Influences of Switch Trimming on Cleanliness and Udder Health in Dairy Cattle

Document Type : Research/Original Article


1 Department of Clinical Science, Faculty of Veterinary Science, Bu Ali Sina University, Hamedan, Iran

2 Department of Animal Science, Faculty of Agriculture, Bu Ali Sina University, Hamedan, Iran

3 Milk and Livestock Company, Kermanshah, Kangavar, Iran


The periodic trimming of the long hairs growing at the distal end of the tail -switch trimming- is humane alternative of tail docking. The purpose of this study was to determine the influence of switch trimming on somatic cell count (SCC), California mastitis test (CMT) and udder cleanliness of lactating cows in a free-stall dairy farm. In the present study, 219 healthy, pregnant Holstein cows were enrolled. All cows were randomly allocated to either trimmed (T) (n=107) or control (C) groups (n=112) prior to entering the calving pen. The long hair in the tail switch of the cows enrolled in group T was removed completely by a hair clipper machine, while the tail hair of the animals enrolled in group C remained intact. After two months, all studied cows were evaluated for udder cleanliness and health. Udder cleanliness scores (UCS) were significantly associated with switch trimming of the tail (P=0.0129). Both trimmed and control cows showed significant difference in UCS of 2 and 3 (P≤0.05), though the difference in other UCS was not significant. No significant difference (P=0.41) in SCC between groups was identified. Comparing the CMT scores of front, rear, or all udder quarters showed that the frequency of a CMT score of 0 in group T was significantly higher than in group C (P≤0.05). Reversely, the frequencies of Trace and 2 scores of CMT for rear and all udder quarters in the control group were significantly higher than the group T (P<0.05). The results of this study show that switch trimming may be suggested to improve cleanliness and udder health of dairy cows in free-stall housing systems.


Albright J.L. and Arave C.W. (1997). The Behaviour of Cattle. CAB International, New York.
Barnett J.L., Coleman G.J. and Hemsworth P.H., Newman E.A., Fewings Hall S. and Ziini C. (1999). Tail docking and beliefs about the practice in the Victorian dairy industry. Australian Vet. J. 77(11),742-747.
Eicher S.D. and Dailey J.W. (2002). Indicators of acute pain and fly avoidance behaviors in Holstein calves following tail-docking. J. Dairy Sci. 85(11),2850-2858.
Eicher S.D., Morrow-Tesch J.L., Albright J.L. and Williams R.E. (2001). Tail-docking alters fly numbers, flyavoidance behaviors and cleanliness, but not physiological measures. J. Dairy Sci. 84(8),1822-1828.
Farhangfar H. and Naeemipour H. (2007). Phenotypic study of lactation curve in Iranian Holsteins. J. Agric. Sci. Technol.9,279-286.
Hamann J. (1991). Milking hygiene, milking and mastitis. Dairy Food Environ. San. 11,260-264.
Johnson A.P. (1992). Mastitis control without a slap in the face. Pp. 146 in Proc. 24th Ann. Conv. Am. Assoc. Bov. Prac., Orlando, FL.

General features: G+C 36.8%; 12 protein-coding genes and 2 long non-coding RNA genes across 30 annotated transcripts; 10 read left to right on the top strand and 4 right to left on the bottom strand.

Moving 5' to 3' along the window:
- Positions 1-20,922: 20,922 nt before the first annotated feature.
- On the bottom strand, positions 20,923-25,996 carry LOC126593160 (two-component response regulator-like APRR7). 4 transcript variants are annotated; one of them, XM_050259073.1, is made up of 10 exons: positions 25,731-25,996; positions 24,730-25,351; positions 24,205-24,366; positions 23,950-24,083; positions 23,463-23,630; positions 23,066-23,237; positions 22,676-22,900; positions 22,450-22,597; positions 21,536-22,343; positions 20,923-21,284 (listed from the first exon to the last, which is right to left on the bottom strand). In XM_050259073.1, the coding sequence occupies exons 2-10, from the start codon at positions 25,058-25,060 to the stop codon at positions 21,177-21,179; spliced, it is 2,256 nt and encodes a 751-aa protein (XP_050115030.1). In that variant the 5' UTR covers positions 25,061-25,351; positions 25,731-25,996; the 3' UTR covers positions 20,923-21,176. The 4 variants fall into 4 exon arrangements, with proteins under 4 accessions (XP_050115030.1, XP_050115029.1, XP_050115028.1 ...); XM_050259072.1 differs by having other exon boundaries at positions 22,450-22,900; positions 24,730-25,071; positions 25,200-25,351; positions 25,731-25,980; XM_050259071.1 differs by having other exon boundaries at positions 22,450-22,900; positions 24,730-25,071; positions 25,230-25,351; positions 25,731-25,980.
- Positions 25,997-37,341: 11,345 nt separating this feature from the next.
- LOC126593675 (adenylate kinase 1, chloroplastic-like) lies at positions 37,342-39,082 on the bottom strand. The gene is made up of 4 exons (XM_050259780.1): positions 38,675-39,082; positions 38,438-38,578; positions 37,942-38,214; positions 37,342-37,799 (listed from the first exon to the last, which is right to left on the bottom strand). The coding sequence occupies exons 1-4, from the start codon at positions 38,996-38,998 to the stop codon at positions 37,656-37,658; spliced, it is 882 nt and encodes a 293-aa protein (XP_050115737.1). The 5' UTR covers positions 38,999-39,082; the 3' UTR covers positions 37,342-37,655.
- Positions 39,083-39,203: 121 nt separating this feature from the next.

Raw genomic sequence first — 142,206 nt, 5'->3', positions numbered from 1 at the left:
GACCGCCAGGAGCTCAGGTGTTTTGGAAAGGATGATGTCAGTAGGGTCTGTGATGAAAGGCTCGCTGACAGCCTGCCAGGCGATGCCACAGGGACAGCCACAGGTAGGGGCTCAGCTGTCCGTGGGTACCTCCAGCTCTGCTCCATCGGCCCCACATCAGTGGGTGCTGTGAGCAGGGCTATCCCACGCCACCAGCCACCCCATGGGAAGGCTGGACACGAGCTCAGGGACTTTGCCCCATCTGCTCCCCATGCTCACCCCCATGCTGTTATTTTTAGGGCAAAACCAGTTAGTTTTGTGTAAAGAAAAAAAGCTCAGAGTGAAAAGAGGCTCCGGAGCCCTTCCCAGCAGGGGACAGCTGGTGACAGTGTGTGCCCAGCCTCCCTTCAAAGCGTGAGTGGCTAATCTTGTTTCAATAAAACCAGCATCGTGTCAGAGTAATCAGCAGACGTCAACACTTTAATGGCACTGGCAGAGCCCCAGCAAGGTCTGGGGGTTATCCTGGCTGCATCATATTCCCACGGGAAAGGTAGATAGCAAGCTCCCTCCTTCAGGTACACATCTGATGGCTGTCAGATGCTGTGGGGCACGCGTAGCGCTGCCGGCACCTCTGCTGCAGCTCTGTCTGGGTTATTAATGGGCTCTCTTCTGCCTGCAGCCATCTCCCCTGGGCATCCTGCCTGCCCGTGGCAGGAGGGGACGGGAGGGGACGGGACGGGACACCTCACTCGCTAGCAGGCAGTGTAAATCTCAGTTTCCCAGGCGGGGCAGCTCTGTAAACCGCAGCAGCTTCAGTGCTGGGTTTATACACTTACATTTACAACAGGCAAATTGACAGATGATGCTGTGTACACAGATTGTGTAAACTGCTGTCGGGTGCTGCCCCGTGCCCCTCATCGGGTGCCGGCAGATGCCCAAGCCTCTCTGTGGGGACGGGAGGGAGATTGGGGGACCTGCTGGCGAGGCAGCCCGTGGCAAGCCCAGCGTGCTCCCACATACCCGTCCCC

Khaleghi M.H., Zerehdaran S., Hassani S., Farhangfar H. and Eghbal A.R. (2013). Genetic analysis of milk production trait
      using test day model with fixed and random regressions in Holstein dairy cows of Yazd province. J. RumminRes. 1(1), 13-30.
Matthews L.R., Phipps R.A. and Verkerk D. (1995). The effects of taildocking and trimming on milker comfort and dairy cattle health, welfare and production. Anim. Beh. Welf. Res. Cent.1-25.
McCrory J. (1976). Do cows’ tails help to cause mastitis? J. Agric. 74,341.
Phipps A.M., Mathews L.R. and Verkerk G.A. (1995). Tail docked dairy cattle: fly induced behaviour and adrenal responsiveness to ACTH. Proc. NZ. Soc. Anim. Prod. 55, 61-63.
Reneau J.K., Saylor A.J., Heinz B.J., Bye R.F. and Farnsworth R.J. (2003). Relationship of cow hygiene scores and SCC. Proc. Natl. Mastitis Count. 42, 362-363.
SAS Institute. (2004). SAS®/STAT Software, Release 9.1. SAS Institute, Inc., Cary, NC. USA.
Schreiner D.A. and Ruegg P.L. (2002). Effects of tail docking on milk quality and cow cleanliness. J. Dairy Sci. 85(10),2503-2511.
Sargeant J.M., Leslie K.E., Shirley J.E., Pulkrabek B.J. and Lim G.H. (2001). Sensitivity and specificity of somatic cell count and California mastitis test for identifying intramammary infection in early lactation. J.  Dairy Sci. 84(9), 2018-2024.
Stull C.L., Payne M.A., Berry S.L. and Hullinger P.J. (2002). Evaluation of the scientific justification for tail docking in dairy cattle. J. Am. Vet. Med. Assoc. 220(9), 1298-1303.
The Humane Society of the United States. (2012). "An HSUS Report: Welfare Issues with Tail Docking of Cows in the Dairy Industry". HSUS Reports: Farm Industry Impacts on Animals. Paper 19, Available at:
Tucker C.B., Fraser D. and Weary D.M. (2001). Tail docking dairy cattle: effects on cow cleanliness and udder health. J. Dairy Sci. 84(1), 84-87.
University of California Cooperative Extension. (1998). Dairy care practices.  Availabl in:
Weary D.M., Schuppli C.A. and von Keyse M.A.G. (2011). Tail docking dairy cattle: responses from an online engagement. J. Anim. Sci. 89(11), 3831-3837.
Wilson G.D.A. (1972). Docking cows’ tails. Pp. 158-165 in Proc. Ruakura Farm. Conf., Ruakura, New Zealand.
Zadoks R.N., Allore H.G., Barkema H.W., Sampimon O.C., Wellenberg G.J., Grohn Y.T. and Schukken Y.H. (2001). Cow and quarter level risk factors for Streptococcus uberis and Staphylococcus aureus mastitis. J. Dairy Sci. 84, 2649-2663.
Volume 5, Issue 3 - Serial Number 3
September 2015
Pages 731-735
  • Receive Date: 05 July 2014
  • Revise Date: 11 September 2014
  • Accept Date: 15 October 2014
  • First Publish Date: 01 September 2015